Let Jet Airways recover on its own

Rajkamal Rao | Updated on March 24, 2019

Jet Airways On a sticky wicket   -  REUTERS

Jet and its creditors must thrash out a deal at the NCLT. Taxpayers’ money should be kept out, as in US airline bankruptcies

Airline failures are messy. Creditors are out crores of rupees with few hopes of recovering what is owed. Unpaid employees are forced to borrow to keep their families fed. Passengers are inconvenienced when confirmed flights are cancelled. Business meetings, family reunions, and vacations are disrupted.

The diminishing inventory of seats which results when airlines are in trouble — such as when the DGCA refused to schedule slots to Jet Airways for the busy summer season — provides incentives for competitors to raise prices.

We have seen this movie before with Kingfisher and SpiceJet. Jet Airways is simply suffering from a malaise that corporations in a market economy face: it is not generating sufficient cash to repay its debts and obligations.

But stark though these conditions are, they don’t merit the use of public funds to provide short-term — or even longer-term — assistance to the company in trouble.

This is true even if the State Bank of India finds itself yet again as a key creditor with the possibility of having to write off hundreds of crores in bad, unrecoverable debt.

The only solution, therefore, is for Jet Airways to be forced into insolvency protection.


When the Modi government ushered in the new Insolvency and Bankruptcy Code (IBC) in May 2016, India, as the only large country without established bankruptcy laws, seemed to be finally waking up to the demands of the global economy.

In a bankruptcy filing, the claims of all creditors, employees, vendors and other stakeholders are heard by an apolitical and neutral bankruptcy tribunal, the National Company Law Tribunal (NCLT). Meanwhile, the 10-member Insolvency and Bankruptcy Board of India is the nodal agency.

Any creditor who is owed at least ₹1 lakh can file a complaint. The IBC is designed to be swift and efficient. By law, a resolution must be reached within 180 days.

Everyone involved takes a painful haircut — but not the taxpayer.

Companies that emerge from bankruptcy do so having shed their debt but they could become healthy, ongoing concerns.

The US experience

Airlines are particularly vulnerable to failures. Of the top 10 US air carriers, eight of them have declared bankruptcy, some multiple times. In reorganising after bankruptcy, they have often merged to come out stronger. Delta merged with Northwest; US Airways with American Airlines; Continental with United Airlines. Jet could consider this course.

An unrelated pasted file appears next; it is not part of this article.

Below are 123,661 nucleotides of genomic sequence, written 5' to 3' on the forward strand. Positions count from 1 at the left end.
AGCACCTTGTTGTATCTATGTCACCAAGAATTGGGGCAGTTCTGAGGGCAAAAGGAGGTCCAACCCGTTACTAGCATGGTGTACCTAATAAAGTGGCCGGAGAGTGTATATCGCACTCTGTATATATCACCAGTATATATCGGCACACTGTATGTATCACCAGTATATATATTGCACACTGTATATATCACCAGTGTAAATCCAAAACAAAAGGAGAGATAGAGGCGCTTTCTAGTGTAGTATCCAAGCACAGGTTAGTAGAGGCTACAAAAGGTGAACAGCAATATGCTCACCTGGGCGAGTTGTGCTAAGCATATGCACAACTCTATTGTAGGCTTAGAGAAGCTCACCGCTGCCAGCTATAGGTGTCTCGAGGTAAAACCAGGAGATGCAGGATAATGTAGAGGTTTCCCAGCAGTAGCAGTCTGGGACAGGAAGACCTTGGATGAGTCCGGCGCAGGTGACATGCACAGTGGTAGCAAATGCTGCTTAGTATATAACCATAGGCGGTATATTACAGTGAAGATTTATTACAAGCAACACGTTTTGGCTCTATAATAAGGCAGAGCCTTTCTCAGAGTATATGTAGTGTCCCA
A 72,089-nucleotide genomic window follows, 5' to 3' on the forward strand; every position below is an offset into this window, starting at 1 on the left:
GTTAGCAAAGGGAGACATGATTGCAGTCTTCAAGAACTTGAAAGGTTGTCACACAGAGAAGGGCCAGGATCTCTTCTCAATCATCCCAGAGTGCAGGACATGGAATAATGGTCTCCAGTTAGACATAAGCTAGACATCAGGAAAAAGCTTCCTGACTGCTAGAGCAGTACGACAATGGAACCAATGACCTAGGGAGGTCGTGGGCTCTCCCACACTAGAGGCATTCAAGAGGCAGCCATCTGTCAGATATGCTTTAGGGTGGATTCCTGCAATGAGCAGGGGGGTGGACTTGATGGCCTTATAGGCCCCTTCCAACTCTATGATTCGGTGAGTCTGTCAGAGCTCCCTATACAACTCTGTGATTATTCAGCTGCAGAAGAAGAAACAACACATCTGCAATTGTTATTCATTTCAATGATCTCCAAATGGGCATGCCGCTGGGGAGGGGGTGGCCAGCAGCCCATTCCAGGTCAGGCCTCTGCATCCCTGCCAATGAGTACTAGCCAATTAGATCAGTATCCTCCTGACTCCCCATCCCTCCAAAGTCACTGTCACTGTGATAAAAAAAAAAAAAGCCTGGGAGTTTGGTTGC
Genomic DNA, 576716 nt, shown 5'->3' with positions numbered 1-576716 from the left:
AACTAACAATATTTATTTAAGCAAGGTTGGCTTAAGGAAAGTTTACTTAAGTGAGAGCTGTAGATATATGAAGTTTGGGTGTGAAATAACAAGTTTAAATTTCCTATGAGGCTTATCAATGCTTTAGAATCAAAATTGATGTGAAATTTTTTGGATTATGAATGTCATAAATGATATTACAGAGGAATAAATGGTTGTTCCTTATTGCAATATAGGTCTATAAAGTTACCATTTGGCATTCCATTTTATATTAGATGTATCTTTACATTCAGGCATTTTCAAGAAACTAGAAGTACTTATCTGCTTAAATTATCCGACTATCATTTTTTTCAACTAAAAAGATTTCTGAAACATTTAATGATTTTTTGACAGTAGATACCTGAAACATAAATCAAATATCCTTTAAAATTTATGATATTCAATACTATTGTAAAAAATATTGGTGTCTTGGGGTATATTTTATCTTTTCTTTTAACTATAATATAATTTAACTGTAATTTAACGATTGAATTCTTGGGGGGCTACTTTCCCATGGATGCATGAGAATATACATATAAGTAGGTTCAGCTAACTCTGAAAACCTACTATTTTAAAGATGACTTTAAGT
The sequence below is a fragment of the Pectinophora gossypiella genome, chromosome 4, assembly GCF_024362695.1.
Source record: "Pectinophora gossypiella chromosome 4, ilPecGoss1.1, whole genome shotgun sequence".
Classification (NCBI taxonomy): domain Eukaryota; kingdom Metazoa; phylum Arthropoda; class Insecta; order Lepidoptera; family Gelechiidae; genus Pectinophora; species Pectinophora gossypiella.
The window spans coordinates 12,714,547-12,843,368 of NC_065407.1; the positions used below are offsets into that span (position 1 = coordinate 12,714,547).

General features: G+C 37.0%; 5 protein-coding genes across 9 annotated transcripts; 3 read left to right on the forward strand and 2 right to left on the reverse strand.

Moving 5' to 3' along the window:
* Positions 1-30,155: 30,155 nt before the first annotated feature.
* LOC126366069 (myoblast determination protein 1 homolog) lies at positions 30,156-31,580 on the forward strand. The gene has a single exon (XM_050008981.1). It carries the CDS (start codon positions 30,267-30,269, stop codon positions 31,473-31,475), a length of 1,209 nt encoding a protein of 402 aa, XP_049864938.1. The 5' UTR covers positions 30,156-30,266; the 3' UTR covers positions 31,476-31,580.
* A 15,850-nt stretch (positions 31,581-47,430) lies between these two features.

In every case, creditors were forced to forgive debt in court but no taxpayer money was used. No government agency forgave amounts due to it. That is, those involved bore the brunt of the burden but the public was rightfully spared. The first US Airways bankruptcy lasted just about a year; the huge American Airlines bankruptcy about two years. Companies file for relief under Chapter 11, a code which provides for them to reorganise. They offer to cut costs, eliminate unprofitable product lines and offer up employee concessions. Creditors reluctantly agree to write off debt.

Running an airline is not easy. Airplanes need fuel, the price of which is set by global, volatile oil markets. Hedging is expensive and can work against you in a time of falling oil prices. The capital-expenditure ratio is one of the highest amongst service industries as airlines have to borrow billions of dollars to buy or lease planes.

Labour costs are high and every aspect of the airline’s operations is overseen by some government agency, raising compliance costs. Governments regard airlines as cash cows and hit them for landing fees and ticket taxes. Insurance is expensive. An airline seat is perishable inventory. If a seat is not sold by the time the aircraft’s door is closed, revenue from that seat is lost forever.

And the competition is high. Jet Airways, the last legacy full-service carrier, has had to compete with many no-frills competitors during the last 15 years, including IndiGo, GoAir, AirAsia India and SpiceJet. Worse, Jet Airways has to compete with Air India, a carrier remarkably still owned by the government. (Why the government of India should still be in the business of air transportation is a puzzle.)

As the aviation market has turned to rewarding efficiency, low-cost point-to-point flights and quick turnarounds at airports, IndiGo Airlines has emerged as the country’s leading carrie. Jet Airways’ management has itself to blame for not recognising these market shifts — and for not adapting.

When people, banks and other companies invested in Jet Airways, they all knew the risks (and rewards) going in. The best place for all these parties to convene is in front of the NCLT.

Perhaps Jet Airways wants to emerge as a going concern after shedding its debts. Or it wants to liquidate its assets in a fire sale to more healthy competitors and exit the business forever. Whatever may be the outcome, these deliberations should not involve the Indian taxpayer.

Because if Jet Airways had been profitable today, its investors would not be sharing their windfall dividends with the taxpayer.

The writer is Managing Director, Rao Advisors LLC, US

Published on March 24, 2019

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